Allowing Form Runner to cache form definitions is important to help with performance. Form Runner interfaces with the persistence layer through a REST API. Standard HTTP caching mechanisms are introduced to allow caching at that level.

The idea is that when Form Runner requests a form definition, it is able, if it holds the form definition in its local cache, to perform a so-called HTTP conditional GET. This is exactly the same thing that web browsers do to revalidate some resources that they cache on the client. But here it is about Form Runner caching form definitions obtained from the persistence layer.


This page is intended for programmers implementing their own persistence layer (or for anybody curious about how things work!).


There is minimal support in Form Runner for conditional GETs with the Last-Modified and If-Modified-Since HTTP headers. However the built-in eXist and relational persistence layer implementations do not support these headers properly yet.

As we work towards the improvements described in issue #1239, we hope to see even better performance when the persistence layer supports these headers. We also plan to add support for ETag and If-None-Match, which will be required for persistence layers that support versioning.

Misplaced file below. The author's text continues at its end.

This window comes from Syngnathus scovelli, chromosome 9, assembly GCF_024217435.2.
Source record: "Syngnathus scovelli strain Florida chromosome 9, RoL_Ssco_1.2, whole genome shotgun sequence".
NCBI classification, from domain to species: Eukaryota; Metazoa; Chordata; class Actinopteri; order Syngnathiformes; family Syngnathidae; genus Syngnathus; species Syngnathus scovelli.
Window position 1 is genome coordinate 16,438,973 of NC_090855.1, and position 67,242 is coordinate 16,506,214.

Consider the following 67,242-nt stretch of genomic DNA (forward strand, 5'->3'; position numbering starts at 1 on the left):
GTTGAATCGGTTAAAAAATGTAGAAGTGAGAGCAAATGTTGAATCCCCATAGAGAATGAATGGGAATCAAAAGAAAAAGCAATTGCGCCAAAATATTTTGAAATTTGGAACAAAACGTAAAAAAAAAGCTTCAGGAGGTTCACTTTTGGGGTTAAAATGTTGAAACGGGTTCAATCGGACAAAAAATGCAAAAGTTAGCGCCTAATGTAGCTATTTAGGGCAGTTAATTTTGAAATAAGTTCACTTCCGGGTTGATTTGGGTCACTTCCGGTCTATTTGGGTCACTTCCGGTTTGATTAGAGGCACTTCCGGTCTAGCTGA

Supporting Last-Modified and If-Modified-Since

The idea is very simple: the HTTP request may contain an If-Modified-Since HTTP header, for example:

If-Modified-Since: Thu, 16 Jan 2014 01:16:27 GMT

The server (here the persistence layer), when seeing this header, SHOULD first try to check whether the resource requested (typically the form definition) has been modified since the given date (this can happen for example if the form is republished by Form Builder).

  • If the resource is newer, then the persistence layer must do the usual and serve the form definition with an HTTP 200 status code.

  • If the resource has the same date or is older, the persistence layer should simply return a 304 ("not modified") status code, without the need to send any response body.

The benefits are that:

  • The persistence layer doesn't need to actually retrieve the form definition from a database.

  • The form definition doesn't need to be sent over the wire and parsed by Form Runner.

For this to work, your persistence layer MUST send, with every form definition, a correct Last-Modified header, for example:

Last-Modified: Thu, 16 Jan 2014 01:16:27 GMT

The above only needs to be supported for the HTTP GET method and, optionally, for the HEAD method (which Form Runner doesn't use).

Supporting ETag and If-None-Match


See also

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